Rigour and Relevance


Scaling the Twin Peaks of Rigour and Relevance, Special issue of Journal of Social Marketing, Edited by Mike Ewing, Fiona Newton and Joshua Newton; Deadline 31 Jan 2015

Scaling the twin peaks of rigour and relevance

Ameliorating complex social problems require the development and testing of frameworks that can help to explain the complex interactions between intrapersonal, interpersonal, and macro-level agents. The field of social marketing has significant potential to contribute to developing, implementing and evaluating programs designed to improve the social welling of individuals and communities. However, as Craig Lefebvre (2012) recently noted: “[t]he field needs to evaluate what works, and more importantly for it to prosper and remain relevant, it must discover and incorporate concepts and techniques from other disciplines that are aligned around core ideas of people-centered and socially orientated.”

The issue of evaluation speaks to the heart of funding body and policy makers’ demands for rigorous evidence. Indeed, “[p]roviding this evidence is challenging, not least because it is difficult to prove that many kinds of complex social interventions work” (Gordon, McDermott, and Hastings, 2008, p. 334). As such, this special issue seeks papers that will advance rigour and relevance within the field of social marketing.

Topic areas include but are not limited to:

  • Research that explores the integration of new theories (particularly from the behavioural and economic sciences) into social marketing.
  • Research exploring the implementation and evaluation of intentions leveraging cognitive architecture to bring about social change and/or improved consumer wellbeing.
  • Papers that explore the theoretical and/or applied utilisation of innovative marketing principles (e.g., social entrepreneurship) to bring about sustainable improvements in individual (or community) level wellbeing.
  • Exploration of ways to maximise the efficiency of research programs involving academics and practitioners from different disciplinary backgrounds.
  • Papers that explore ways to facilitate efficiencies in the transmission of theoretical and evaluation-related knowledge between academics and practitioners with the view to maximising best practice and diffusion of cutting edge theories and interventions.
  • Papers that explore ways to measure the value of social marketing initiatives beyond the individual level (e.g., measuring value to other stakeholders in the market place at the meso and/or macro level).
  • Research that examines ways to measure for ‘boomerang effects’/unintended consequences/ attenuation in individual/community-based interventions.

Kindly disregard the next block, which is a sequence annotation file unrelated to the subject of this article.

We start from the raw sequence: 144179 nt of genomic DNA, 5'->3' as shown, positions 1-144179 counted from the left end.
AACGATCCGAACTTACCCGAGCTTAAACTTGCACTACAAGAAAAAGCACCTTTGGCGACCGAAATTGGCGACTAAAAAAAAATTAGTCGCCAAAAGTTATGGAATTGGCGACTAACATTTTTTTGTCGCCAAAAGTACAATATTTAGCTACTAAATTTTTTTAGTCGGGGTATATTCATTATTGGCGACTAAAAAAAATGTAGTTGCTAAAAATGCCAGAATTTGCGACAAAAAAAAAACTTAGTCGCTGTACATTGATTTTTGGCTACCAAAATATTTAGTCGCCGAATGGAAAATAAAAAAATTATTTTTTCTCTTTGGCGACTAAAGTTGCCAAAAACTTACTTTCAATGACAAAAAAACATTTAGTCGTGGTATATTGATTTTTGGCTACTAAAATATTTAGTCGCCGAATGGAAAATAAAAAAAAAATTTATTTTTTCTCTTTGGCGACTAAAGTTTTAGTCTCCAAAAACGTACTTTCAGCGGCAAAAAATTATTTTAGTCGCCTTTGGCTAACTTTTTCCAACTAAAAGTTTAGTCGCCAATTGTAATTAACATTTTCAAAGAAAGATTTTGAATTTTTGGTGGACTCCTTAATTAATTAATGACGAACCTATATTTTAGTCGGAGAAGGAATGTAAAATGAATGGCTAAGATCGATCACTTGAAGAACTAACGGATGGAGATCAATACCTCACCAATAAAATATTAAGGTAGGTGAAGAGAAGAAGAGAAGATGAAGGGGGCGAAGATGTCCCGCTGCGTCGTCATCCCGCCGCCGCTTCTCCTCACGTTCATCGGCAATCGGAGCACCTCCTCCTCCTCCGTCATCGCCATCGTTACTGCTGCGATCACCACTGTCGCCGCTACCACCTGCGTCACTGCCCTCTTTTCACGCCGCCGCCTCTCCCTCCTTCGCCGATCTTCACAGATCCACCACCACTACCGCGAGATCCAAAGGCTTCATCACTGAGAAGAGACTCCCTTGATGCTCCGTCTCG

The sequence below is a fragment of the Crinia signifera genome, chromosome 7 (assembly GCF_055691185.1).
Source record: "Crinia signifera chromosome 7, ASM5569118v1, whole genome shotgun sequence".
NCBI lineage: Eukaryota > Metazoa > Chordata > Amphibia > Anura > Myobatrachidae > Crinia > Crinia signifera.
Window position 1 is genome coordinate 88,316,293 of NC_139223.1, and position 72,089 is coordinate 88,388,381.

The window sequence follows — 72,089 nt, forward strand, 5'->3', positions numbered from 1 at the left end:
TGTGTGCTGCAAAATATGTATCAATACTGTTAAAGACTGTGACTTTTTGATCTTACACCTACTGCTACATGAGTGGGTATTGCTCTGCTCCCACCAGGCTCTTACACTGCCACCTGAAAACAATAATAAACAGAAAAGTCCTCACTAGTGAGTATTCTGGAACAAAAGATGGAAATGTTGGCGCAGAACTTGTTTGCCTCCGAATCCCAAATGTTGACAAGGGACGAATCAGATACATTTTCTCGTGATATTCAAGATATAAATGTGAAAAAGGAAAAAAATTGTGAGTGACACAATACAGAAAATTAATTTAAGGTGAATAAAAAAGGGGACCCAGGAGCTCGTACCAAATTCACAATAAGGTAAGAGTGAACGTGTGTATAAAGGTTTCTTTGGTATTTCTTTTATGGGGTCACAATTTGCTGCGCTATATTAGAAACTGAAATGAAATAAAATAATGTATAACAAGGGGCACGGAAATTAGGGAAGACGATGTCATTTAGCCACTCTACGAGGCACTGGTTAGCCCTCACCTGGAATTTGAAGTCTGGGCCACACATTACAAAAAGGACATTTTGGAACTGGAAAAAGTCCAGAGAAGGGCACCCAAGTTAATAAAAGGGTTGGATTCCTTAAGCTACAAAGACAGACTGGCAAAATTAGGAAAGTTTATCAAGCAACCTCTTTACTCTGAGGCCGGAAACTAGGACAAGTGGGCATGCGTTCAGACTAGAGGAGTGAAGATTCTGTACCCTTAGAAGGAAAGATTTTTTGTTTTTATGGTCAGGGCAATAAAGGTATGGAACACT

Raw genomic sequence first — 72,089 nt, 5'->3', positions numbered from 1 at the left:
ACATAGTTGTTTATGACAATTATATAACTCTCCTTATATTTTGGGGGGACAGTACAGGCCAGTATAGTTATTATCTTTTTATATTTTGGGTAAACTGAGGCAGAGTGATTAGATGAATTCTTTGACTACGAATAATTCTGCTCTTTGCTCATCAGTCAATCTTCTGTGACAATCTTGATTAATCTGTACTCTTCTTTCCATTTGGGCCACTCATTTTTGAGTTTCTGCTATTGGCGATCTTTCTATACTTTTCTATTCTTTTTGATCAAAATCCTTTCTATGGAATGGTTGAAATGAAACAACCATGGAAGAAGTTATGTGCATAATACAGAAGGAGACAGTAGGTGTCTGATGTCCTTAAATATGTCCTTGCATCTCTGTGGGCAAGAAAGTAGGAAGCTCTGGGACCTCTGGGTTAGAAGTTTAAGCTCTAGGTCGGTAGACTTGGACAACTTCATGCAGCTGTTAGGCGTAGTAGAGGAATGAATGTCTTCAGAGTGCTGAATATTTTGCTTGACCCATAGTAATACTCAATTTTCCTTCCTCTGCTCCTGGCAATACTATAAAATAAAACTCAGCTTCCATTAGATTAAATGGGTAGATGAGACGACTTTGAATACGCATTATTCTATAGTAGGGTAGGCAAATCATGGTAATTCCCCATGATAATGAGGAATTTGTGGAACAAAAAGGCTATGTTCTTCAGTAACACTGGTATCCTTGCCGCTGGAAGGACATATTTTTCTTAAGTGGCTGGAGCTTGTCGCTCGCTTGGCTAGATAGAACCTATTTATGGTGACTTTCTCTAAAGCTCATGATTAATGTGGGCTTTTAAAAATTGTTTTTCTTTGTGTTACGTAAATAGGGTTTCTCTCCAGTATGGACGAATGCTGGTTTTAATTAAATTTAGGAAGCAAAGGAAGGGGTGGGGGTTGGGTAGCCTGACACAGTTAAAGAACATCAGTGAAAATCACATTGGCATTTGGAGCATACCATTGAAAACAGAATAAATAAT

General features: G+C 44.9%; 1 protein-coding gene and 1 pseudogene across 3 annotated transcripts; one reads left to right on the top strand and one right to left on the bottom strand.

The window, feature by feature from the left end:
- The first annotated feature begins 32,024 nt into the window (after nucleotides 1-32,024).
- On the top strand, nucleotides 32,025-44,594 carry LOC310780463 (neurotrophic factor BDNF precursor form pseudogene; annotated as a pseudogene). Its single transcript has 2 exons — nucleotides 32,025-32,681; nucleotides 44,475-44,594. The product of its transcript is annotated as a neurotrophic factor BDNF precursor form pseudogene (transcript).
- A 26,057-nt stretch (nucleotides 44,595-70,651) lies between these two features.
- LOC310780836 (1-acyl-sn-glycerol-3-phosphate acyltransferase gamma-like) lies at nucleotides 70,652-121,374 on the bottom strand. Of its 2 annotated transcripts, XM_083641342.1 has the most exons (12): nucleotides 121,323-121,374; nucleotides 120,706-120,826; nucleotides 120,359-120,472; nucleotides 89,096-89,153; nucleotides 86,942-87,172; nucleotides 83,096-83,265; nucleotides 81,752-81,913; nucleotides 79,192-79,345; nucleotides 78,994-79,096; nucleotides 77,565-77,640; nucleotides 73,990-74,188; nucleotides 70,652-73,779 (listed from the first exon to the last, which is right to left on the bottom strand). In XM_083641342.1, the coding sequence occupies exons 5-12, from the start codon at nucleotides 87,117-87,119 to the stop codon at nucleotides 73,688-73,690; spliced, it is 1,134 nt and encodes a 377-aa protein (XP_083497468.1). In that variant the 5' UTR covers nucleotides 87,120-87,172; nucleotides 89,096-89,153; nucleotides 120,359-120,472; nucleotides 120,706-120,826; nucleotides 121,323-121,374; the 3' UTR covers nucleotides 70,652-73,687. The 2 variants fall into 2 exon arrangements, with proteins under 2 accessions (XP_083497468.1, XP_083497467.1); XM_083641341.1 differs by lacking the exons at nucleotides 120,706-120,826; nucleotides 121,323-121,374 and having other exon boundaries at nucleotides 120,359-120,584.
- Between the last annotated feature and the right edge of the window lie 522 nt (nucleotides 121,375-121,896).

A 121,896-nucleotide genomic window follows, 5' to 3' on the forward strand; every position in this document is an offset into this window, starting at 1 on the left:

• Research exploring the interface between explanatory theories and theories that deal with the nature of change.
  • Methodological papers exploring the issues associated with measuring behavioural modification (i.e., sustained adoption of change) across time, thus acknowledging that it is not so much the change in and of itself that leads to the most impact, but rather the sustained engagement of the targeted behaviour.
  • Theoretical papers that examine ways to bridge the theory and practice divide in relation to meso and macro level social marketing programs.
  • Research that addresses ways to establish evidence-based best practice within the divergent field of social marketing.
  • Methodological papers that provide novel insights into controlling for extraneous variables in community based interventions and/or collecting hard evidence as opposed to self-report measures of behaviour.

Early expressions of interest and enquiries can be directed to the special issue Guest Editors: Mike Ewing (michael.ewing@monash.edu), Fiona Newton (fiona.newton@monash.edu), and Joshua Newton (joshua.newton@monash.edu).


The submission process is as follows:

Step 1: Authors need to adhere to the guidelines of JSOCM. As a guide, articles should be between 3000 and 5000 words in length. For other information about the journal, including specific Author Guidelines, please visit


Submitted papers should not have been previously published, nor be currently under consideration for publication elsewhere.

Step 2: All articles aimed at JSOCM should be submitted via Scholar One:


Please select the “Scaling the twin peaks of rigour and relevance” special issue (SI) rather than the regular issue when submitting. More information about submitting an article via the Scholar One platform can be found in the Author Guidelines at http://www.emeraldinsight.com/products/journals/journals.htm?id=jsocm.

The deadline for submissions is 31st January 2015.

Step 3: Manuscripts will undergo a blind peer review process. We hope to notify authors of the review outcome in May 2015. Some authors may need to revise their paper following the initial review.

Step 4: Submit the final paper by 31 July 2015 for inclusion in Volume 5, Issue 3 of the Journal of Social Marketing.


Lefebvre, R. C. (2012). Transformative social marketing: co-creating the social marketing discipline and brand. Journal of Social Marketing, 2(2), 118-129.

Gordon, R., McDermott, L., & Hastings, G. (2008). Critical issues in social marketing: A review and research agenda. In A. Sargeant and W. W. Wymer (Eds.), The Routledge companion to non-profit marketing (pp. 333-346). New York, N.Y: Routledge.

The Hardware and Software Behind ELMAR Is Paid for with AMA Dues
Please Support ELMAR by joining the AMA or renewing your membership